LULU GARCIA-NAVARRO, HOST:
Now to a mystery in the skies over Europe - in October, scientists across the continent who monitor the atmosphere reported detecting small amounts of a radioactive isotope. It's known as ruthenium-106. The levels weren't dangerous. But they were surprising because this isotope isn't normally there. NPR science editor Geoff Brumfiel has been following this strange event. And he joins me in the studio. Hey.
GEOFF BRUMFIEL, BYLINE: Hi, Lulu.
GARCIA-NAVARRO: OK. So what is ruthenium-106, and where does it come from?
BRUMFIEL: Well, it is a radioactive isotope with a half life of a little over a year. And that's notable because that means that it isn't really found in nature. It decays away very quickly. Where it is found is inside nuclear reactors. And so normally, you only see it when something goes very wrong. In fact, the last time it was detected in Europe was after the Chernobyl disaster in 1986.
GARCIA-NAVARRO: OK, that doesn't sound good. Are researchers worried?
BRUMFIEL: I think when they first saw it they were on edge because, remember, in Chernobyl, there was no official announcement. So actually, ruthenium was one of the first clues that something had gone wrong. But this unfolded very differently. So first off, there was never much ruthenium in the air. It wasn't dangers. It was tiny, tiny amounts. And second, the ruthenium was all they saw. They never saw like other radioactive isotopes that you might see if there was a nuclear power accident.
GARCIA-NAVARRO: OK, so what is going on? What are the suspects?
BRUMFIEL: Well, the International Atomic Energy Agency received reports from 43 countries that saw this ruthenium. And I should say it's now gone. It's dissipated. Those countries all said they saw it. But they also all said, we didn't do it.
GARCIA-NAVARRO: We didn't do it. OK.
BRUMFIEL: It's a classic case of everyone smelled it and no one dealt it. So basically, you know, there's no declaration of an accident. But many Western scientists are suspecting Russia. And there are a couple of reasons why.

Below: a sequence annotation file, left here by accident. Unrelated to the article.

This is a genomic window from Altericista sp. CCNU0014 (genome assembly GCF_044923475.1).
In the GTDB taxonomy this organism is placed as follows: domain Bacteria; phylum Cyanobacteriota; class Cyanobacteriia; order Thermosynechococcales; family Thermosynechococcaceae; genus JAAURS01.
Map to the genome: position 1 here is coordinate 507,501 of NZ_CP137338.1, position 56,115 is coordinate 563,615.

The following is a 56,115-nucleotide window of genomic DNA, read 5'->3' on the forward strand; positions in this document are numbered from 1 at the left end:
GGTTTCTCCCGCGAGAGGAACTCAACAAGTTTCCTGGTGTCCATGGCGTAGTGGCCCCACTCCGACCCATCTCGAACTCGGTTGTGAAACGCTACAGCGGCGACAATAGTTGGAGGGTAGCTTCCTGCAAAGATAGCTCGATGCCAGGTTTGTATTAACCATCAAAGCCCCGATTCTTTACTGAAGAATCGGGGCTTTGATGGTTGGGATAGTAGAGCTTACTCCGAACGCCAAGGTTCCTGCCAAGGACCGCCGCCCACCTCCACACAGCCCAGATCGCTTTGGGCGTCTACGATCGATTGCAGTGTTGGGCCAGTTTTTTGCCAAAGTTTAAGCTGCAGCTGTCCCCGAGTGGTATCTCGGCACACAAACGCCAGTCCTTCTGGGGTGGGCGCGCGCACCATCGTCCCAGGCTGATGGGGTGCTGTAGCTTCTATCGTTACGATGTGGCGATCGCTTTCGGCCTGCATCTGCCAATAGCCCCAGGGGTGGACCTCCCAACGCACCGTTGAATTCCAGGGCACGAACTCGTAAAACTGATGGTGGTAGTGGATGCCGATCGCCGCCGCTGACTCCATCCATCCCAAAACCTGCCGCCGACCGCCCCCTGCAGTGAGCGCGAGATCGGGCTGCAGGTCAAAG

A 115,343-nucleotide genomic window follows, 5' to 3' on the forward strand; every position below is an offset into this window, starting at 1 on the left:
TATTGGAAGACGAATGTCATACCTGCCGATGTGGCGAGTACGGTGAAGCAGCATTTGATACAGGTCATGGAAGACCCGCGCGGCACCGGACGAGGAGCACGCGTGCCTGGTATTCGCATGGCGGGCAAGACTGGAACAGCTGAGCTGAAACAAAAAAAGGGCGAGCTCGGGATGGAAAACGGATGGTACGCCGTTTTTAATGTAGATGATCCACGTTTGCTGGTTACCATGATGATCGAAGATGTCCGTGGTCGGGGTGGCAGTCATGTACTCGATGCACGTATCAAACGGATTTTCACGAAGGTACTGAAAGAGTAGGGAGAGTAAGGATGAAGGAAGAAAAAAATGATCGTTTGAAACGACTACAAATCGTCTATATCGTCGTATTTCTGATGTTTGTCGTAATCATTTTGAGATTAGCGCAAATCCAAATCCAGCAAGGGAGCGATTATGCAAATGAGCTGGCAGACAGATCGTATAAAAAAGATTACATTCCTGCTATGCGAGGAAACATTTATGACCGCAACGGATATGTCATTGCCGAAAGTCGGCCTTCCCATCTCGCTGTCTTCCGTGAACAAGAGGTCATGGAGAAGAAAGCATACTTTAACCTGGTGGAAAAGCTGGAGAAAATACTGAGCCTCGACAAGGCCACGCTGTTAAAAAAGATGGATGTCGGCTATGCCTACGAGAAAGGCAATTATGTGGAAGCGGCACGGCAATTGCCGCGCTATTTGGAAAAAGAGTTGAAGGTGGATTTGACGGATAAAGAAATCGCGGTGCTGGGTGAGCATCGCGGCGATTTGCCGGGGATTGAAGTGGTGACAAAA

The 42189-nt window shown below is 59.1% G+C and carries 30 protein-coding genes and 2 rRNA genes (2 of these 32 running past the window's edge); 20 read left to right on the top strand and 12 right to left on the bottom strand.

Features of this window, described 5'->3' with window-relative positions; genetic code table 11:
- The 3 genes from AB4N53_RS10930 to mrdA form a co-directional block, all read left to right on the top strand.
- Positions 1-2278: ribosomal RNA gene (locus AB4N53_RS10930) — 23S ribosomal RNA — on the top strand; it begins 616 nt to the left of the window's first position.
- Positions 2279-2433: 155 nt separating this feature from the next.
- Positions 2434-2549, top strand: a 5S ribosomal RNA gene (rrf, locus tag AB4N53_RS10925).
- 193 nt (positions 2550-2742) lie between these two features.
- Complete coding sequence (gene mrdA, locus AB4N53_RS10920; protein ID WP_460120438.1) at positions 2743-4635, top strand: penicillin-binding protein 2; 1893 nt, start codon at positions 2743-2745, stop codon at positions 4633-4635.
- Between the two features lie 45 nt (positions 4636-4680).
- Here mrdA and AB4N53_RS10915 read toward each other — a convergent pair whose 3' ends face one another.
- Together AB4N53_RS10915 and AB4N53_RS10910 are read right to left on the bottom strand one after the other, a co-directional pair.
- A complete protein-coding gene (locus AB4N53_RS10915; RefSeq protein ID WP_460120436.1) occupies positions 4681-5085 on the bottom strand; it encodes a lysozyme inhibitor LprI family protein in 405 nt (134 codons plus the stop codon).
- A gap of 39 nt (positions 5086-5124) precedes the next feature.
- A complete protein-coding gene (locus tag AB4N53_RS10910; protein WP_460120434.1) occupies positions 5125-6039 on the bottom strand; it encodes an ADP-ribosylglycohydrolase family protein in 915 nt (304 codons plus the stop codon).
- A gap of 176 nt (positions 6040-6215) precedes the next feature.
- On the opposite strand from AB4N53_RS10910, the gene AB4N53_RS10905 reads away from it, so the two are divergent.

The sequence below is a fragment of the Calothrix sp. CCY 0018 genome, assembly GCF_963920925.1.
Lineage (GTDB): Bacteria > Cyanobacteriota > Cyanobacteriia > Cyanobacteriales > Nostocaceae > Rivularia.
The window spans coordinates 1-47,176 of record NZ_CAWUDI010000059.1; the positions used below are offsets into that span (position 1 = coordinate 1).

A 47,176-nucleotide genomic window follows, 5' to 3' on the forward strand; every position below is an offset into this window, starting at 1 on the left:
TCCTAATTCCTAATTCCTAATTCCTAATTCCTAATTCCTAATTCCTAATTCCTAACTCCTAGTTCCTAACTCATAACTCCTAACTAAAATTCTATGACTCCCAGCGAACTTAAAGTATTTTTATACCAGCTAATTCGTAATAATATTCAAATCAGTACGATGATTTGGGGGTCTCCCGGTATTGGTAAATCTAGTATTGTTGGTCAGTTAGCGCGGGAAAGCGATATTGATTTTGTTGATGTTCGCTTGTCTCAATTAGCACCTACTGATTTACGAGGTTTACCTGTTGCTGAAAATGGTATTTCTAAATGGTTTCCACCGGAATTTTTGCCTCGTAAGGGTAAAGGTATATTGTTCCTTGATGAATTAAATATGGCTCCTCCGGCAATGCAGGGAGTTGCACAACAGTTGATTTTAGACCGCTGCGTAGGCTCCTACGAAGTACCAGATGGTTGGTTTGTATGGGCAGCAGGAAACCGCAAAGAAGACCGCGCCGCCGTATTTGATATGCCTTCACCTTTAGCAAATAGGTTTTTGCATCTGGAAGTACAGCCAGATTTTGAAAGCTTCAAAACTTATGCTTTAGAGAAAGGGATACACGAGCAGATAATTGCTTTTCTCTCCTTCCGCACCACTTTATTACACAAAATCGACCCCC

GARCIA-NAVARRO: This sounds like every conversation I always have here.
BRUMFIEL: I know. It all goes back to Russia.
BRUMFIEL: Well, actually, in this case, it literally goes back to Russia. Because what they did was they took all the detection data they had, and they took their meteorological models. And they ran everything backwards. And you know, the cloud looked like it probably came from somewhere between the Volga River and the Ural Mountains in sort of central, slightly western Russia. So that would serve as their first clue.
The second clue is that ruthenium-106, it turns out, is sometimes chemically isolated in the process of making isotopes for medical purposes, for medical imaging and things. So basically, what they think is that if there was a facility that was doing that kind of work maybe they had some sort of incident. Well, there's - there is a facility in that area. It's called the Research Institute of Atomic Reactors. It's in a city called Dimitrovgrad. Now, my colleague Alina Selyukh and I reached out to that institute. They say, nope, no problem here, nothing to see. It still remains sort of the chief suspect. But this is really circumstantial evidence. There is not a lot here to sort of hang your hat on.
GARCIA-NAVARRO: So will this mystery ever be solved?
BRUMFIEL: Well, it's no longer detectable. And there aren't really anymore clues. So I think honestly unless someone just comes out and says, you know...
GARCIA-NAVARRO: ...I did it.
BRUMFIEL: ...I did it - my bad, we may never know.
GARCIA-NAVARRO: That's Geoff Brumfiel, radioactive mystery editor here at NPR. Thanks for coming in.
BRUMFIEL: Thanks, Lulu.
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